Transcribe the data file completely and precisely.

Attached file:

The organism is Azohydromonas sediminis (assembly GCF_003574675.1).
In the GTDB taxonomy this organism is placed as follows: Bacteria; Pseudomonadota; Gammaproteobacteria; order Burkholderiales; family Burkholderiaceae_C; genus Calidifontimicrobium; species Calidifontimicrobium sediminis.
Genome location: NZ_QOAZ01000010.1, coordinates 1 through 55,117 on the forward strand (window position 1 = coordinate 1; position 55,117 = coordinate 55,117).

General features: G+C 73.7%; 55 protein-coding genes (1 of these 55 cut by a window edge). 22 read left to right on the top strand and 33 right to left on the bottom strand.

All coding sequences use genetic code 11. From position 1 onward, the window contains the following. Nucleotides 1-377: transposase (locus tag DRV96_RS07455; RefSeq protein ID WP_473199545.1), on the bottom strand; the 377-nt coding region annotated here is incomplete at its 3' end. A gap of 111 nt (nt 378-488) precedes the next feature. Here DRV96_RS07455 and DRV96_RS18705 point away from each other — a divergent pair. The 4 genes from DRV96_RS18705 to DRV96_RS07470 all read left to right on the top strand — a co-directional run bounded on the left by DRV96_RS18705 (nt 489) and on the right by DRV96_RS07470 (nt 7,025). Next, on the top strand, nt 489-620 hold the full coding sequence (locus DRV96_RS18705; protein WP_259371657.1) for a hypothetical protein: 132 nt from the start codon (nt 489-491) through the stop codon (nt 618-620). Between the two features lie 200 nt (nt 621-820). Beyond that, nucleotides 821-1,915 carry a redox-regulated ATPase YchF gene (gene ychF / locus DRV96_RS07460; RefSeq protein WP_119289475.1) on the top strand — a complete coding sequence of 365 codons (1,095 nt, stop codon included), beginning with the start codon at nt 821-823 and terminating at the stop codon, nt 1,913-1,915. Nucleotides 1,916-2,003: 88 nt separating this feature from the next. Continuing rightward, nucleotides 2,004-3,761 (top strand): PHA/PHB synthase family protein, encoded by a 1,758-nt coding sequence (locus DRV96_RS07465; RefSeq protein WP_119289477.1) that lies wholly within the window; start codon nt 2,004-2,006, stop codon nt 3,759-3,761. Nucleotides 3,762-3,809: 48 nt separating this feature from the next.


The organism is Azohydromonas sediminis (assembly GCF_003574675.1).
In the GTDB taxonomy this organism is placed as follows: Bacteria; Pseudomonadota; Gammaproteobacteria; order Burkholderiales; family Burkholderiaceae_C; genus Calidifontimicrobium; species Calidifontimicrobium sediminis.
Genome location: NZ_QOAZ01000010.1, coordinates 1 through 55,117 on the forward strand (window position 1 = coordinate 1; position 55,117 = coordinate 55,117).

General features: G+C 73.7%; 55 protein-coding genes (1 of these 55 cut by a window edge). 22 read left to right on the top strand and 33 right to left on the bottom strand.

All coding sequences use genetic code 11. From position 1 onward, the window contains the following. Nucleotides 1-377: transposase (locus tag DRV96_RS07455; RefSeq protein ID WP_473199545.1), on the bottom strand; the 377-nt coding region annotated here is incomplete at its 3' end. A gap of 111 nt (nt 378-488) precedes the next feature. Here DRV96_RS07455 and DRV96_RS18705 point away from each other — a divergent pair. The 4 genes from DRV96_RS18705 to DRV96_RS07470 all read left to right on the top strand — a co-directional run bounded on the left by DRV96_RS18705 (nt 489) and on the right by DRV96_RS07470 (nt 7,025). Next, on the top strand, nt 489-620 hold the full coding sequence (locus DRV96_RS18705; protein WP_259371657.1) for a hypothetical protein: 132 nt from the start codon (nt 489-491) through the stop codon (nt 618-620). Between the two features lie 200 nt (nt 621-820). Beyond that, nucleotides 821-1,915 carry a redox-regulated ATPase YchF gene (gene ychF / locus DRV96_RS07460; RefSeq protein WP_119289475.1) on the top strand — a complete coding sequence of 365 codons (1,095 nt, stop codon included), beginning with the start codon at nt 821-823 and terminating at the stop codon, nt 1,913-1,915. Nucleotides 1,916-2,003: 88 nt separating this feature from the next. Continuing rightward, nucleotides 2,004-3,761 (top strand): PHA/PHB synthase family protein, encoded by a 1,758-nt coding sequence (locus DRV96_RS07465; RefSeq protein WP_119289477.1) that lies wholly within the window; start codon nt 2,004-2,006, stop codon nt 3,759-3,761. Nucleotides 3,762-3,809: 48 nt separating this feature from the next.